Untangling the history of the silk industry in Andalucia
By Nick Nutter | Updated 8 Sep 2022 | Andalucia | History | Login to add to YOUR Favourites or Read Later
Silk workers cottage - Valencia Museum of Silk
Many people have heard of the ‘Silk Road’, the trading network that linked China with the Middle East and from there, Europe and North Africa. This 6,400 kilometre route opened in 130 BC when the Han dynasty of China opened up trade with the world outside China and lasted until 1453 AD when the Ottoman Empire closed off trade with Europe. Silk was just one of many exotic products that made its way to the elite members of society in Europe, particularly those in the area occupied by the Roman Empire.
Silk fabrics - Valencia Museum of Silk
The manufacture of silk started between 3000 BC and 4000 BC in China and the processes involved in the manufacture of silk were a closely guarded secret for thousands of years. Secrets have a way of escaping and by 300 AD Japan was also producing silk and in 522 AD, the Byzantines managed to acquire some silkworm eggs and start making silk in their Empire that, at the time, extended around the Mediterranean, including Hispania, southern Spain, although the 6th century Byzantine silk industry was concentrated around their capital city, Constantinople and never made it as far as Andalucia.
White Mulberry Tree
The ‘silk secrets’ were also picked up at the same time by Arabs in the Middle East, probably through those involved in trade along the Silk Road, and they passed into the hands of the first Islamic caliphates and dynasties after 622 AD. It is via the Muslim route that the silk industry arrived in Andalucia.
Vestment in silk - Valencia Museum of Silk
There is a charming legend that silk was discovered by a Chinese princess, Xi Lingshi, who was sitting beneath a mulberry tree delicately sipping tea from a cup. A silkworm cocoon fell from the tree into her cup and started to unravel – the first silk thread. A silkworm cocoon can consist of between 1,000 and 1,500 metres of thread.
Silkworm Cocoons - Valencia Museum of Silk
The process of silk production is known as sericulture and starts with the silkworm, a flightless moth. It lays up to 500 eggs in five days and then dies.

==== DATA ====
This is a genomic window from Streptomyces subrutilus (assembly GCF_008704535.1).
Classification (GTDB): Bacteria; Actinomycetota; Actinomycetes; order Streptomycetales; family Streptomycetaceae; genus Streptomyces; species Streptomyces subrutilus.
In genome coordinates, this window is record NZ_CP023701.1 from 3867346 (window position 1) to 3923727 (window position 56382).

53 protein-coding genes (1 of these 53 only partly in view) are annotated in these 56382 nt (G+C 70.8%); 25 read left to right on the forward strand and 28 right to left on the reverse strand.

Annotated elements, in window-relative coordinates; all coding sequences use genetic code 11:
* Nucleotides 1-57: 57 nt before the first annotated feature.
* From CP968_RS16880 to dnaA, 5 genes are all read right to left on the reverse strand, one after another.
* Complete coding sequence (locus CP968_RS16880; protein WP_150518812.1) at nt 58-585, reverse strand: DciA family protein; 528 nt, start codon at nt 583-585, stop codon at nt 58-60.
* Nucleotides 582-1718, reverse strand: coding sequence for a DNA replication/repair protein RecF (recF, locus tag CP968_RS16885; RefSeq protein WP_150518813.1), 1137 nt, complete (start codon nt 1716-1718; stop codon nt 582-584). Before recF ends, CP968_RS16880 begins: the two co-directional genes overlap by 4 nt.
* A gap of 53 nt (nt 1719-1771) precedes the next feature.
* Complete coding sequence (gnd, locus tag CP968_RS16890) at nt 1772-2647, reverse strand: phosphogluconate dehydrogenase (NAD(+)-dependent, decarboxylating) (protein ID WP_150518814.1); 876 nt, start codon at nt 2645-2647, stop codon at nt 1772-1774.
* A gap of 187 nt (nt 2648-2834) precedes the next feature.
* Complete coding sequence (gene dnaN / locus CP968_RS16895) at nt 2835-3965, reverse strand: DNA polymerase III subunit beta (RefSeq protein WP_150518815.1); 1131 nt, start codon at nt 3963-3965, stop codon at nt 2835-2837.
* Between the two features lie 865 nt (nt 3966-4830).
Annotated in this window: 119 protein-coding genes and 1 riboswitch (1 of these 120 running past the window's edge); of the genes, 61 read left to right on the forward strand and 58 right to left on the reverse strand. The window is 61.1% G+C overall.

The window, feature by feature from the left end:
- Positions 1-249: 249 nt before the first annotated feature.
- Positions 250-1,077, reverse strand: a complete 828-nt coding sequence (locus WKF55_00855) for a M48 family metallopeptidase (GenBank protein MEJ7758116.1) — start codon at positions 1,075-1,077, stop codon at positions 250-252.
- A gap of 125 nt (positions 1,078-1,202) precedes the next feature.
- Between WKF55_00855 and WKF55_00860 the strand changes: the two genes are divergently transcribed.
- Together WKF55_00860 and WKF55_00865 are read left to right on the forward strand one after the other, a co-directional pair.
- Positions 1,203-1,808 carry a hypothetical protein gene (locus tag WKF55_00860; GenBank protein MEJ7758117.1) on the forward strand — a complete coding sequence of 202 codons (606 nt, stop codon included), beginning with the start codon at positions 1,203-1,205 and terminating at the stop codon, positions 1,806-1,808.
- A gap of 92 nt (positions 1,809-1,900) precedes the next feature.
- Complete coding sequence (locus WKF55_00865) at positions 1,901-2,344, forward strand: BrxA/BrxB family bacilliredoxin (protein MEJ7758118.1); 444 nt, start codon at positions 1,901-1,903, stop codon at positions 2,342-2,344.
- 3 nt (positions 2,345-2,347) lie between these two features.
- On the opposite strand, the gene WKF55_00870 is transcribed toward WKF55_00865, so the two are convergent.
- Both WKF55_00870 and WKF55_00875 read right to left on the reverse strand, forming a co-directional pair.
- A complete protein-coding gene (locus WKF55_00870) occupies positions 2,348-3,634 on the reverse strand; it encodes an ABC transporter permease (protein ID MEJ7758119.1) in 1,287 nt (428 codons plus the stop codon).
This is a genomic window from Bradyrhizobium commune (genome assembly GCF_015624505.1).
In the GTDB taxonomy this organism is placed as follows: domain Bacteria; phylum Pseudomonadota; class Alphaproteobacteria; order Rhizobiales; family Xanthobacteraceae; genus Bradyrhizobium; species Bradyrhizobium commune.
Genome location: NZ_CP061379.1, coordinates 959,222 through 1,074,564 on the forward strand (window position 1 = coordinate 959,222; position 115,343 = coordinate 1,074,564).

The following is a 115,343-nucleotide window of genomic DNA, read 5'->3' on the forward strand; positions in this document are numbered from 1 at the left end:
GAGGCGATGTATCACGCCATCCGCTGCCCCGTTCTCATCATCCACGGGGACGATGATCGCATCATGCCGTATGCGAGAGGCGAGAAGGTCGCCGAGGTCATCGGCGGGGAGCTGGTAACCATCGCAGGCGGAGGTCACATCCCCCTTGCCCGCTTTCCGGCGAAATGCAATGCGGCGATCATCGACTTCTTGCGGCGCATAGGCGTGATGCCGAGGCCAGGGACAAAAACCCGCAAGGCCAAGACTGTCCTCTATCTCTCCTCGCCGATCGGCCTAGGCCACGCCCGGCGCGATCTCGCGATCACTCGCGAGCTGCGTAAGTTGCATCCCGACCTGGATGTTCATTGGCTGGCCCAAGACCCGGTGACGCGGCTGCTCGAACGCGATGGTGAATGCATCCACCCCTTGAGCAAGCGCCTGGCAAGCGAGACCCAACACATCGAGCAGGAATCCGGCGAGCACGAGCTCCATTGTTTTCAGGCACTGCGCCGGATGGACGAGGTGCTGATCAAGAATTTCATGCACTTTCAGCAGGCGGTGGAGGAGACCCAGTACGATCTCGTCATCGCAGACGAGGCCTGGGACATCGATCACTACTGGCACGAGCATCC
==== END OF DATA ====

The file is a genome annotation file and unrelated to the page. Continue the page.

Silk Loom - Valencia Museum of Silk
The eggs are kept at a temperature between 18 and 25 degrees for between 7 and 21 days after which the small worm appears. They are fed on leaves from the Mulberry tree for about one month during which time they increase in size 10,000 times.
The silkworm has a huge appetite, to produce 1 kilogram of silk, 104 kilogram of mulberry leaves are eaten by 3000 silkworms.
There are two types of Mulberry, white and black. Silkworms prefer the leaves from the white mulberry that can be distinguished from the black by the lack of hairs on the lower leaf surface. The white mulberry originates in the Far East whilst the black originates in the Middle East.
As an aside. Silk is worth more than gold by weight and in 1609, James I of England and VI of Scotland decided to establish a silk industry in his realm. His horticultural advisor purchased the seeds of the black mulberry. The silk eventually produced was coarser and of lesser quality than silk produced in Europe. This ‘mistake’ is often given as the reason for the demise of the English silk industry; however, the black mulberry will tolerate wetter and cooler conditions than the white so perhaps was better suited to the climate in England and Scotland. The fruit from the black mulberry is also juicier and tastier than that from the white.
Once the silkworm moths are well fed and bursting with energy, they spend three or four days spinning their cocoon. A single silkworm can produce up to 15 metres of filament in a minute. After another nine days, the cocoons are ready for processing.
The cocoons are sorted with the smaller cocoons being reserved to produce the next generation of silkworms.
The larger cocoons are heated quickly to kill the larva within and remove about 60% of the water in the cocoon. The cocoons can then be stored and transported to wherever the silk is to be produced. There the cocoons are dipped into hot water that loosens the filaments. The filaments from between five and eight cocoons are spun together to make silk yarn. It takes roughly 5000 cocoons to make a pure silk kimono.
The smaller cocoons hatch out into male or female flightless moths after 10 to 28 days. The males actively seek the females to mate and the cycle begins anew.
From a material point of view, the main benefit of silk over other materials such as cotton, is that it ‘takes’ dye very well allowing for a huge range of vivid colours.
Silk is also inherently fire retardant so if burnt it will curl away from the flame and extinguish itself.
Although it may not look it, silk yarn is stronger than a steel wire of the same diameter.
The secrets of silk arrived in al-Andalus with the Muslim invasion in 711 AD but it was to be another two hundred years before the first state run textile workshops called tiraz, were established alongside the mosque in Cordoba in 961 AD by Abd-er-Rahman II. Silk manufacturing centres followed in Granada, Málaga and Almería. The Muslims developed a horizontal loom that allowed high quality silk to be manufactured in industrial quantities. Highly skilled craftsmen designed sumptuous garments and accessories that were desired by the caliphs and emirs throughout the Muslim world and by the elites in societies all over Europe. Silk was often given as a gift to foreign delegations to al-Andalus. Silk from the tiraz at Granada was particularly prized. Quality was controlled through the alhóndigas, in effect warehouses for the silk, where it was stored before being sold in the alcaicerías or wholesale market.